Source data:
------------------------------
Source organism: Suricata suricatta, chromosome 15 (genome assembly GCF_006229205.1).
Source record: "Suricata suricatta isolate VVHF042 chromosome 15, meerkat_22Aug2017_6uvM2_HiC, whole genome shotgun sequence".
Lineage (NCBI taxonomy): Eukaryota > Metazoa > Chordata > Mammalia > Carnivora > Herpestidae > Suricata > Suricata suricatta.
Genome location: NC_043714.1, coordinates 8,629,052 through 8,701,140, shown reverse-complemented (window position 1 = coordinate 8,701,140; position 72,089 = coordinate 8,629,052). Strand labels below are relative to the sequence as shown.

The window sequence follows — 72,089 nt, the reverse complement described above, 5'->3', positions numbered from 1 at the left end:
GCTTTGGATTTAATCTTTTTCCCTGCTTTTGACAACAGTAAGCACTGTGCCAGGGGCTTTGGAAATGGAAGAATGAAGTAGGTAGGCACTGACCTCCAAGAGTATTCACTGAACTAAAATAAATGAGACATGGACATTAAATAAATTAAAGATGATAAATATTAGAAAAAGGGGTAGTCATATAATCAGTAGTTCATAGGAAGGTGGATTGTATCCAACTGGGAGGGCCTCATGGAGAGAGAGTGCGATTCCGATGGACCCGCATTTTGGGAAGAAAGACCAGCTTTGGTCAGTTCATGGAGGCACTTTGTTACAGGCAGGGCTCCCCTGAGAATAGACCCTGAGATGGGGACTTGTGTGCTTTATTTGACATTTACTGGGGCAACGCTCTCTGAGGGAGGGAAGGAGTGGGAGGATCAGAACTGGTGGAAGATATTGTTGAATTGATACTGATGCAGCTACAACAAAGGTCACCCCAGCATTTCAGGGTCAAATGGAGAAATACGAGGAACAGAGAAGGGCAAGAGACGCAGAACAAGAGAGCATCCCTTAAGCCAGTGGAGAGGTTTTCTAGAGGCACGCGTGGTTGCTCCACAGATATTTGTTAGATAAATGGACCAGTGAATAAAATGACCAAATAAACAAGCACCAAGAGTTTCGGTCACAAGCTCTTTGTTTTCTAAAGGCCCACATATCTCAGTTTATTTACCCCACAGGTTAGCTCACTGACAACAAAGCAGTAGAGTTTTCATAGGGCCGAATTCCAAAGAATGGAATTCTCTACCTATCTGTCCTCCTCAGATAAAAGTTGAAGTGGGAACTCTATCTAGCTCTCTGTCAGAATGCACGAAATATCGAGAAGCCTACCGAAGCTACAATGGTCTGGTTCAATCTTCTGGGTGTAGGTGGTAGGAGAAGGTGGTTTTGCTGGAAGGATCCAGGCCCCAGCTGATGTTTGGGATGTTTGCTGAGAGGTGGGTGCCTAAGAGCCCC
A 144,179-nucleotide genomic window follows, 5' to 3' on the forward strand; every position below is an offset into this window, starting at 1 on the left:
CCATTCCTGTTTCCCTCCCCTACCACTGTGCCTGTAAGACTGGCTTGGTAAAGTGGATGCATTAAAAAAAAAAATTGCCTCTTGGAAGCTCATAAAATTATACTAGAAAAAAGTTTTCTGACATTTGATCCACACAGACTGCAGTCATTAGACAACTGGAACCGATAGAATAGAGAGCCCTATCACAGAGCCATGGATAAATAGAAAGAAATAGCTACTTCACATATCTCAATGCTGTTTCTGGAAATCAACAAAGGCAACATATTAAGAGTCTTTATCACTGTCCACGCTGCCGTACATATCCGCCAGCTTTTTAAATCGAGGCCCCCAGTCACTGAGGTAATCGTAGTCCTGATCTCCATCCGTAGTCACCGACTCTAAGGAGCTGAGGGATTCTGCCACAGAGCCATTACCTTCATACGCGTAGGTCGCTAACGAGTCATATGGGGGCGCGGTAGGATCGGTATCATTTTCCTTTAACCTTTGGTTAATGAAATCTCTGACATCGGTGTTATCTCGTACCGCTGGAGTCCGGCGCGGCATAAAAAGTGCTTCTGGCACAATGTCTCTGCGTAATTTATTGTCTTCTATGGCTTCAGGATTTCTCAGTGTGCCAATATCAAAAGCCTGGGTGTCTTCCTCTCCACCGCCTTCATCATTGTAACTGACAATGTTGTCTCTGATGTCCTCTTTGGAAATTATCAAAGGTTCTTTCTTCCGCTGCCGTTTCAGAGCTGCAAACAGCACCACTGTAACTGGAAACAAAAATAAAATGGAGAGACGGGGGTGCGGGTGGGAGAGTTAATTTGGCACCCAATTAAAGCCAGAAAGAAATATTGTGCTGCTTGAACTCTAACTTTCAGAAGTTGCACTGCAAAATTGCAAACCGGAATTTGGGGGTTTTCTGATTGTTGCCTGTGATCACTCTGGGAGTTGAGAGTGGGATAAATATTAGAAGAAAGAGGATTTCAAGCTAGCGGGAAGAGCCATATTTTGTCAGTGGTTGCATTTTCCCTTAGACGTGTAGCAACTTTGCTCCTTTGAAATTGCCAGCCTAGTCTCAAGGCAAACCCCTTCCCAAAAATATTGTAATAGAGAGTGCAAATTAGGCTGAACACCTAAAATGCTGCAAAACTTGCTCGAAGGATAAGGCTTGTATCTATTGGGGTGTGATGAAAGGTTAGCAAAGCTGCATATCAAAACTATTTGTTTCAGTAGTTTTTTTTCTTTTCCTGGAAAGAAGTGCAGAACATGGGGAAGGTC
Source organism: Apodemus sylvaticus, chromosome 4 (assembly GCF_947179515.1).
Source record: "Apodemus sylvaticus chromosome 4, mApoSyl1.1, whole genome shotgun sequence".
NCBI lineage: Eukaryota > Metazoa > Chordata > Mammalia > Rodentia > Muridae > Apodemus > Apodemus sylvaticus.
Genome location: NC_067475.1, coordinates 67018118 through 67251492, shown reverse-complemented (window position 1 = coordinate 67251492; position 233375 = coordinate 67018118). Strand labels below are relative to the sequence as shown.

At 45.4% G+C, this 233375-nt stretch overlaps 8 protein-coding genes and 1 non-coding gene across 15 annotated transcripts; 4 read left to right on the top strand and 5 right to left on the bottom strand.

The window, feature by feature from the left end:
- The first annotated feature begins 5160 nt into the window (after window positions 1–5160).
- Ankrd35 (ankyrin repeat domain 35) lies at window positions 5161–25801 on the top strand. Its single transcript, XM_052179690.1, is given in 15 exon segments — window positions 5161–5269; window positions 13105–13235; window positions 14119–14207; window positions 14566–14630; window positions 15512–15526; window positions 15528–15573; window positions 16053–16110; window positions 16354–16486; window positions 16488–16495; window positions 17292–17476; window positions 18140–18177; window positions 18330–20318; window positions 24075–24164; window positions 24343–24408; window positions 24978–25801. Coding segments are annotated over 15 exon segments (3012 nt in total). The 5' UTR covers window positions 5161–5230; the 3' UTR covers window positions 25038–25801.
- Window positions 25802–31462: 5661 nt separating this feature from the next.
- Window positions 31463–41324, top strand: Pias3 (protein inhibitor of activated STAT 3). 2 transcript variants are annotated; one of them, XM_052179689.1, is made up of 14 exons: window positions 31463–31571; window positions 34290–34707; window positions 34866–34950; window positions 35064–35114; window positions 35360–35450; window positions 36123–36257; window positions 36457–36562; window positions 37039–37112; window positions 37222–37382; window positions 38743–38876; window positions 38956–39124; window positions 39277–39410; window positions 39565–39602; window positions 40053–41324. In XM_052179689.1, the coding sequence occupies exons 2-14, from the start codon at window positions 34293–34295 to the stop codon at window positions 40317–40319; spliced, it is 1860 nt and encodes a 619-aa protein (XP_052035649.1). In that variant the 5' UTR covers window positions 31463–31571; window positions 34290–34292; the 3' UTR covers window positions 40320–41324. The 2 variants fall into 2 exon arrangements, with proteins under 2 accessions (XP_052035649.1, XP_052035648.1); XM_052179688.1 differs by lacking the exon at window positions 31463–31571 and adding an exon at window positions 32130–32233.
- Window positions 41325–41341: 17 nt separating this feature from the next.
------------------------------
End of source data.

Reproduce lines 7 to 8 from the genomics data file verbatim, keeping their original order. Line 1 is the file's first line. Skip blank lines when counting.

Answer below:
A 144,179-nucleotide genomic window follows, 5' to 3' on the forward strand; every position below is an offset into this window, starting at 1 on the left:
CCATTCCTGTTTCCCTCCCCTACCACTGTGCCTGTAAGACTGGCTTGGTAAAGTGGATGCATTAAAAAAAAAAATTGCCTCTTGGAAGCTCATAAAATTATACTAGAAAAAAGTTTTCTGACATTTGATCCACACAGACTGCAGTCATTAGACAACTGGAACCGATAGAATAGAGAGCCCTATCACAGAGCCATGGATAAATAGAAAGAAATAGCTACTTCACATATCTCAATGCTGTTTCTGGAAATCAACAAAGGCAACATATTAAGAGTCTTTATCACTGTCCACGCTGCCGTACATATCCGCCAGCTTTTTAAATCGAGGCCCCCAGTCACTGAGGTAATCGTAGTCCTGATCTCCATCCGTAGTCACCGACTCTAAGGAGCTGAGGGATTCTGCCACAGAGCCATTACCTTCATACGCGTAGGTCGCTAACGAGTCATATGGGGGCGCGGTAGGATCGGTATCATTTTCCTTTAACCTTTGGTTAATGAAATCTCTGACATCGGTGTTATCTCGTACCGCTGGAGTCCGGCGCGGCATAAAAAGTGCTTCTGGCACAATGTCTCTGCGTAATTTATTGTCTTCTATGGCTTCAGGATTTCTCAGTGTGCCAATATCAAAAGCCTGGGTGTCTTCCTCTCCACCGCCTTCATCATTGTAACTGACAATGTTGTCTCTGATGTCCTCTTTGGAAATTATCAAAGGTTCTTTCTTCCGCTGCCGTTTCAGAGCTGCAAACAGCACCACTGTAACTGGAAACAAAAATAAAATGGAGAGACGGGGGTGCGGGTGGGAGAGTTAATTTGGCACCCAATTAAAGCCAGAAAGAAATATTGTGCTGCTTGAACTCTAACTTTCAGAAGTTGCACTGCAAAATTGCAAACCGGAATTTGGGGGTTTTCTGATTGTTGCCTGTGATCACTCTGGGAGTTGAGAGTGGGATAAATATTAGAAGAAAGAGGATTTCAAGCTAGCGGGAAGAGCCATATTTTGTCAGTGGTTGCATTTTCCCTTAGACGTGTAGCAACTTTGCTCCTTTGAAATTGCCAGCCTAGTCTCAAGGCAAACCCCTTCCCAAAAATATTGTAATAGAGAGTGCAAATTAGGCTGAACACCTAAAATGCTGCAAAACTTGCTCGAAGGATAAGGCTTGTATCTATTGGGGTGTGATGAAAGGTTAGCAAAGCTGCATATCAAAACTATTTGTTTCAGTAGTTTTTTTTCTTTTCCTGGAAAGAAGTGCAGAACATGGGGAAGGTC